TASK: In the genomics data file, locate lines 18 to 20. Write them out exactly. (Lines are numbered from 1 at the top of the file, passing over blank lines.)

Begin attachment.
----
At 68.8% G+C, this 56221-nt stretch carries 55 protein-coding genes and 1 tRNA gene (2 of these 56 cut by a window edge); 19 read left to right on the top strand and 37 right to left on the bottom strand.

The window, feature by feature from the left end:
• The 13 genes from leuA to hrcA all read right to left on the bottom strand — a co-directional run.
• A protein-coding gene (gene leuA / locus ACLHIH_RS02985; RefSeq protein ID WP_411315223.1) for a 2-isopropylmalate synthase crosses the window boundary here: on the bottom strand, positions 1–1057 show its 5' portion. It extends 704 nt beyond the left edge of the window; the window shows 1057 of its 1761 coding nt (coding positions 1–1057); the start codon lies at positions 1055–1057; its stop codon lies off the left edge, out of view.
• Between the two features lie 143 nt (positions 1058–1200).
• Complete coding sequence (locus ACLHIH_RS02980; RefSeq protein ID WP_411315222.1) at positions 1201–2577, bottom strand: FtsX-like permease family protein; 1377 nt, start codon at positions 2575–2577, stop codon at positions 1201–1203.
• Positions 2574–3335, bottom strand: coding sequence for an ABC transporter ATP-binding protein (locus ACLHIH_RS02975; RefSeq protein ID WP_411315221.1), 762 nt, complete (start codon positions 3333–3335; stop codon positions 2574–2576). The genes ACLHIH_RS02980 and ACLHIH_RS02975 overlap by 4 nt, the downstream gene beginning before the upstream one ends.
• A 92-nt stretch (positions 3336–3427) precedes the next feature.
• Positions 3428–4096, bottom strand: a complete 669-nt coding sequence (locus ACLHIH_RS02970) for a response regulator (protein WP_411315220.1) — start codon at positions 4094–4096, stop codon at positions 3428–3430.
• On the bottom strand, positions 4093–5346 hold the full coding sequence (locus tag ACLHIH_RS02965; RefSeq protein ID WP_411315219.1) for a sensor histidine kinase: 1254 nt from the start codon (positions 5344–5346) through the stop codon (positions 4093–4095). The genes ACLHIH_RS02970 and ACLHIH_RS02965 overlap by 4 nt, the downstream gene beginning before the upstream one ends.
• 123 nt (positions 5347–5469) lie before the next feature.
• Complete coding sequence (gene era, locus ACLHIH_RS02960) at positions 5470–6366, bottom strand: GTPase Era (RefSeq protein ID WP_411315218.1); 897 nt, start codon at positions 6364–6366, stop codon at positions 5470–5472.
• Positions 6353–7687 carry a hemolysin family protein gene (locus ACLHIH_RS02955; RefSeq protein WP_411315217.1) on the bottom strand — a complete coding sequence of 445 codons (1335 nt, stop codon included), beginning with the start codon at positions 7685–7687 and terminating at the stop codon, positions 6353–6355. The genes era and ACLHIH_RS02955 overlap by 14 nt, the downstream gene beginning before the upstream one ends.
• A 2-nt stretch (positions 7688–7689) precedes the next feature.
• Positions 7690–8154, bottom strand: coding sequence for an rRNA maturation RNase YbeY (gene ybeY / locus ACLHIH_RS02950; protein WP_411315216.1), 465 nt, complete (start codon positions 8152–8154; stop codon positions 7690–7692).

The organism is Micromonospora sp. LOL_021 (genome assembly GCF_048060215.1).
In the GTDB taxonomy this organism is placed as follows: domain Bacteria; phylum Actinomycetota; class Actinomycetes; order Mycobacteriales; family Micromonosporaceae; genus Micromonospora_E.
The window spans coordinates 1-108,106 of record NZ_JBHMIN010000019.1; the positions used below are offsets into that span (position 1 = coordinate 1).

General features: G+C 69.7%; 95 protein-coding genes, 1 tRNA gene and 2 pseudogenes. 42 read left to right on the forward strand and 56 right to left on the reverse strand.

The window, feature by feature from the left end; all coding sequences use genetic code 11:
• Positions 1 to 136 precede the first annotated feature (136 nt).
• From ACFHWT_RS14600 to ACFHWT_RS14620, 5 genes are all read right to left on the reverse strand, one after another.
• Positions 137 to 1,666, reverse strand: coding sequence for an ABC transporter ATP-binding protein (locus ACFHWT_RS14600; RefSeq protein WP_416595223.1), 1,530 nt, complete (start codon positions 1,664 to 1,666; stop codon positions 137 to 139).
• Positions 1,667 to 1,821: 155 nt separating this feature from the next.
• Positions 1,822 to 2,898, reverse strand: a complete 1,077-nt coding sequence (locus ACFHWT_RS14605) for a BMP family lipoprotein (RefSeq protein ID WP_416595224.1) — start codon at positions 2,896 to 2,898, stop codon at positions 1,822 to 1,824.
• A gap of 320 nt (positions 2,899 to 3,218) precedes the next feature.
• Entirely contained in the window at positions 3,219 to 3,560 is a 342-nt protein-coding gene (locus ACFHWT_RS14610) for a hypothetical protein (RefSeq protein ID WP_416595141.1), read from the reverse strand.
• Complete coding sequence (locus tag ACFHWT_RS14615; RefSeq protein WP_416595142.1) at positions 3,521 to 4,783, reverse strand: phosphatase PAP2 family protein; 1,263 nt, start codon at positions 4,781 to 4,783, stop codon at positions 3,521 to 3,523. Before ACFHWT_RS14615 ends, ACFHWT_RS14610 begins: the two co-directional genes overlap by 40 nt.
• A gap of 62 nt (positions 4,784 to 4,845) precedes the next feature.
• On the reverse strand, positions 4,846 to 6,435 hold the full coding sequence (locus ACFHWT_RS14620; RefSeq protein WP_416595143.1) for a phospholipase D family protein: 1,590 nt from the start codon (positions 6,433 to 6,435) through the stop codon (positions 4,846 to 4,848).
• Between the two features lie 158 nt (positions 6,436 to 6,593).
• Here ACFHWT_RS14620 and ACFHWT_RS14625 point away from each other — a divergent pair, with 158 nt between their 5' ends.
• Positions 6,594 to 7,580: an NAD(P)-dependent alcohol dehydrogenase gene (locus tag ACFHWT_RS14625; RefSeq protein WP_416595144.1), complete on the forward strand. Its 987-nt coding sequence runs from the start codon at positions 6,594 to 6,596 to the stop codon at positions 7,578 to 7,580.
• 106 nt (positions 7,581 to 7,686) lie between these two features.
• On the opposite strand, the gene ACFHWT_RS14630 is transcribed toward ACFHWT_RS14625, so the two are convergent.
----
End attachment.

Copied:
The window spans coordinates 1-108,106 of record NZ_JBHMIN010000019.1; the positions used below are offsets into that span (position 1 = coordinate 1).

General features: G+C 69.7%; 95 protein-coding genes, 1 tRNA gene and 2 pseudogenes. 42 read left to right on the forward strand and 56 right to left on the reverse strand.

The window, feature by feature from the left end; all coding sequences use genetic code 11: